Magic Mirror Website Customization
- Added basic localization so that the clock and other times can be displayed in 12 or 24 hour mode,as well as displaying temperatures in Celcius or Farenheit, with a configurable number of decimal places. Time changes were done through moment.js, which was already being used elsewhere in the mirror code but not for the current time for some reason.
- Added error recovery to the getJSON() calls so that it will try again it couldn't get the state. Since the timer was previously only restarted on success, this would mean that if there was any failure, the weather and RSS would never be updated again. Re-arming the timer from the failure case fixes this.
- Added textual summaries of the day's and week's weather from Dark Sky as a block under the forecast.
- Added a graph of the temperature and chance of rain between the current temperature and the forecast table showing the next 30 hours with marks for freezing and "hot" (80 degree F) temperatures. I later added precipitation accumulation as a white filled area at the bottom of the graph, which is very handy if you're expecting snow. Lines every six hours and a slightly lighter background behind the daylight hours help indicate the time at different parts of the graph. The general presentation is similar to the Weather Underground iOS "Today" widget. Implemented using D3.js (added November 22nd, 2015).
- Replaced the weekly forecast table with a weekly weather bar graph based on the one in the Dark Sky iOS app. This again uses d3.js and has freezing and "hot" markers. The bar graph makes it easier to quickly see the temperature extents of the week and the relative temperatures across multiple days (added December 26th, 2015).
- Removed the decimal points from the temperatures, and adjusted table spacing to compensate for the now-narrower columns. I'm guessing that the fractional temperatures are probably more useful in celsius than fahrenheit.
- Added upcoming holidays and if today is a holiday via Holiday API. These is displayed just below the current time (added November 8th, 2015). Originally showing only one holiday, it was later refined to show the next three holidays (configurable), the ability to filter out holidays I don't care about by date or name (also configurable), and to add custom "holidays" drawn in gold (updated November 29th, 2015).
- Added weather specific "compliments" based on an idea from Neal Thomas. These are customizable through the config file, and are merged with the normal compliments. There are two sets, one based on the current weather by matching the weather icon string from Dark Sky, and one based on the average temperature over the next 12 hours. Multiple messages can be set for each temperature range and weather condition (updated January 23rd, 2016).
- Reduced the left and right margins, since my mirror extends well beyond the edges of the display itself.
- Moved the lower third down to more of a lower quarter, freeing up more of the center of the mirror for your reflection.
- Increased the RSS feed step delay so each headline stays on the screen a bit longer depending on its length (an extra 20ms per character).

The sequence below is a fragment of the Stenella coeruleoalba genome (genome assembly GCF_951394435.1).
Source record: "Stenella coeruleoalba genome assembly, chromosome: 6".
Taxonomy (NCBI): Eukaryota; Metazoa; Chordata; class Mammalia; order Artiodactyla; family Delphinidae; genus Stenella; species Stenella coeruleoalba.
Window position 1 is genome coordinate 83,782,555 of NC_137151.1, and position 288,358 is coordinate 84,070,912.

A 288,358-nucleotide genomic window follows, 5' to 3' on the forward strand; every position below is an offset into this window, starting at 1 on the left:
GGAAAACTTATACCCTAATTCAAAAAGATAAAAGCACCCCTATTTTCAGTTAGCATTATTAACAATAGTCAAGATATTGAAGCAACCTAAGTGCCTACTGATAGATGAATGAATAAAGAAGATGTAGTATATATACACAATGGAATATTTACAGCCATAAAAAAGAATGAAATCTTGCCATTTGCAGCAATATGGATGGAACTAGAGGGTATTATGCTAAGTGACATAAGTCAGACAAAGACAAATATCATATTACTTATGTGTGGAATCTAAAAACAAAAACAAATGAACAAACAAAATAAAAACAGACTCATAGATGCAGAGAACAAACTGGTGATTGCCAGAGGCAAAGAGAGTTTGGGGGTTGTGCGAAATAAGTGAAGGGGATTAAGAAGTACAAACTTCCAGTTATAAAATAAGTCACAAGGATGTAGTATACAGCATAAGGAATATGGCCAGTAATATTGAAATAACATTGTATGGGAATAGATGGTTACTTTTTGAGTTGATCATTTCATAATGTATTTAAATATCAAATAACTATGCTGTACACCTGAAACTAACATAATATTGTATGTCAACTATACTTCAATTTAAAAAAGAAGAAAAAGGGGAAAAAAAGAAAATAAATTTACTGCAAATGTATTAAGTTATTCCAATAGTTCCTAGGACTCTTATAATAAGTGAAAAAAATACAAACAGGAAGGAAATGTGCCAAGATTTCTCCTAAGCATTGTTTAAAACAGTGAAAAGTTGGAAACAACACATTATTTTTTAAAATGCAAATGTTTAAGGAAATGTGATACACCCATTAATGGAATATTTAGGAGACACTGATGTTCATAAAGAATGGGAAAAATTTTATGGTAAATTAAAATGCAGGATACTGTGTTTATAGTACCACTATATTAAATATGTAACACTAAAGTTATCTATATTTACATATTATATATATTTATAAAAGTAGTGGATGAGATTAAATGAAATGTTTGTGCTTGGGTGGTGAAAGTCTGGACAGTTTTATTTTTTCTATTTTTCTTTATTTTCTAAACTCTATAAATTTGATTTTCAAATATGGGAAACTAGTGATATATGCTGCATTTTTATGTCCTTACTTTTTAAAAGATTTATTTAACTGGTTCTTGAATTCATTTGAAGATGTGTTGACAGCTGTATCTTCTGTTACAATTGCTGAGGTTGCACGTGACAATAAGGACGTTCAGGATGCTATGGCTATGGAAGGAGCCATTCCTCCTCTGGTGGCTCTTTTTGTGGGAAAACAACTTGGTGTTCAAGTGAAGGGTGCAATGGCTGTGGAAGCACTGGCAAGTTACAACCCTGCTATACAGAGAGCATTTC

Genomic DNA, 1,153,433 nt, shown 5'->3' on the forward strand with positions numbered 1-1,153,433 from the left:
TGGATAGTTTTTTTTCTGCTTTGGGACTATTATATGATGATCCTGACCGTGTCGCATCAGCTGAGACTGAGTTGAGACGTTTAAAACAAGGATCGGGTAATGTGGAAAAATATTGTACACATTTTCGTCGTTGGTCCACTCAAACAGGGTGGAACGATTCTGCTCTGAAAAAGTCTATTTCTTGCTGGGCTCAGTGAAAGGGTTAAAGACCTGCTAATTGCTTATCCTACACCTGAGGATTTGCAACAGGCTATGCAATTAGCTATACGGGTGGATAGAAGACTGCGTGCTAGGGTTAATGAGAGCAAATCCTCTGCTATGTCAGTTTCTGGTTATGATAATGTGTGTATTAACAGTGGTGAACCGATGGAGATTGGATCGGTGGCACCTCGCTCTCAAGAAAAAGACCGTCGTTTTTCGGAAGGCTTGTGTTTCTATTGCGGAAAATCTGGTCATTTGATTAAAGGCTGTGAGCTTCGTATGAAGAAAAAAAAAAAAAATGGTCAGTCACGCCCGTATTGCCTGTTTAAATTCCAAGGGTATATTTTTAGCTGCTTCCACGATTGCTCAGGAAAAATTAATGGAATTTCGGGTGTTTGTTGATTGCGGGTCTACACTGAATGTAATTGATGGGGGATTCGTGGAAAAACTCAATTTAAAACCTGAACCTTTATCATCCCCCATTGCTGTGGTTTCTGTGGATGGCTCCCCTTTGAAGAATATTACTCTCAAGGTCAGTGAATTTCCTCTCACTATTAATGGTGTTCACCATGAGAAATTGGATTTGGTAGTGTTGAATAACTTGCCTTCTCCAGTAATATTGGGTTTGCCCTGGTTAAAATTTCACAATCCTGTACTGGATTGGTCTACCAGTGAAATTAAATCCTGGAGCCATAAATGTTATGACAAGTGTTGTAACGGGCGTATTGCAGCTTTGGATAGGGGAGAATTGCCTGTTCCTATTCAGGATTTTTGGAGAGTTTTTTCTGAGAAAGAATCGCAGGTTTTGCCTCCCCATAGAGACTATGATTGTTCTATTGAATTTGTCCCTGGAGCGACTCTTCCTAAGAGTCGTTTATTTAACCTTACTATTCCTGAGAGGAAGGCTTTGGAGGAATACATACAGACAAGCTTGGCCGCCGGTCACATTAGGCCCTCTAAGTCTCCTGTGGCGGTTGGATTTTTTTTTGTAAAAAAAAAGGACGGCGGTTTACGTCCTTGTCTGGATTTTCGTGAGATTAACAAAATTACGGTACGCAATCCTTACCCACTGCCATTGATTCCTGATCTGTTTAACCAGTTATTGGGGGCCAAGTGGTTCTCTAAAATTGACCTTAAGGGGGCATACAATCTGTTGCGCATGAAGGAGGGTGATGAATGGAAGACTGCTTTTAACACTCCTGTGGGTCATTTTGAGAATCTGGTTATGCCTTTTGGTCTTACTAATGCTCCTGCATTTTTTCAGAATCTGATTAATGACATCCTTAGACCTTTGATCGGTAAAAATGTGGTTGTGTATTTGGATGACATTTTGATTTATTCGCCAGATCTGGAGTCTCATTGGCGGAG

- Added MBTA commuter rail alerts below the calendar block. This uses an MBTA API key, which grants 10000 requests per day. I only list the alerts for the line that Zoe uses to get to work each day. I again used the PHP proxy for the AJAX/JSON calls, since I couldn't figure out how to get JSONP to work here.
- Configurable alert times, which changes the clock to a different color and displays a message just above the holidays, such as "Hurry or you'll miss the train!"
My version of the source can be found on GitHub for anyone who wants to use it on their mirror. Many of the additions I've made are configurable from the same config.js as the original.
Disassembling the HDTV
Again following Michael's advice, I took the entire case off of the HDTV to remove bulk and to ensure that the glass sat as close to the display as possible. This included a rather sizable number of philips screws. The screen was further held to the case with screwed-in metal clips.
This TV used quite a lot of extra wire for the speakers, IR sensor and control panel. The wires were held in place with tape and plugged into the boards with easy to remove connectors. This was all quite advantageous, as it meant I could reposition all of those for use later on.
Mounting the Raspberry Pi
The Pi setup was pretty straight forward. You do need a keyboard and mouse plugged into the Pi for setup. Initially I used a spare Windows USB keyboard and mouse I had lying around, but later I bought a wireless EagleTech set that used a single USB dongle for both the devices.
The USB wifi adaptor just plugs into one of the USB ports. If for someone reason the keyboard won't work, swap the ports that the wifi and keyboard are plugged into. This seems to be a somewhat common problem for some reason.
Note that I later learned that this was a bad place for the wifi antenna, since it's basically surrounded by metal. I later used a USB extension cord to move the dongle to the edge of the case, significantly improving the signal.
The Pi was attached to the back of the TV with 3M VHB tape. This stuff is fairly thick, flexible, has a very strong adhesive, and is electrically non-conductive. The tape both held it to the monitor and kept it from shorting against the TV's metal back.
Building the Case
Since my case wasn't going to be visible, I could be pretty crude with its construction. I bought two eight foot long one-by-threes from Home Depot, cut them with flat ends and screwed them together. I used sheetrock screws, which are really not the right kind of screw and split the wood, so I put some brad nails in and removed the screws. I was worried about the strength of the nails, so I poured wood glue between the pieces and held them together for a couple of minutes by hand to ensure that they wouldn't go anywhere.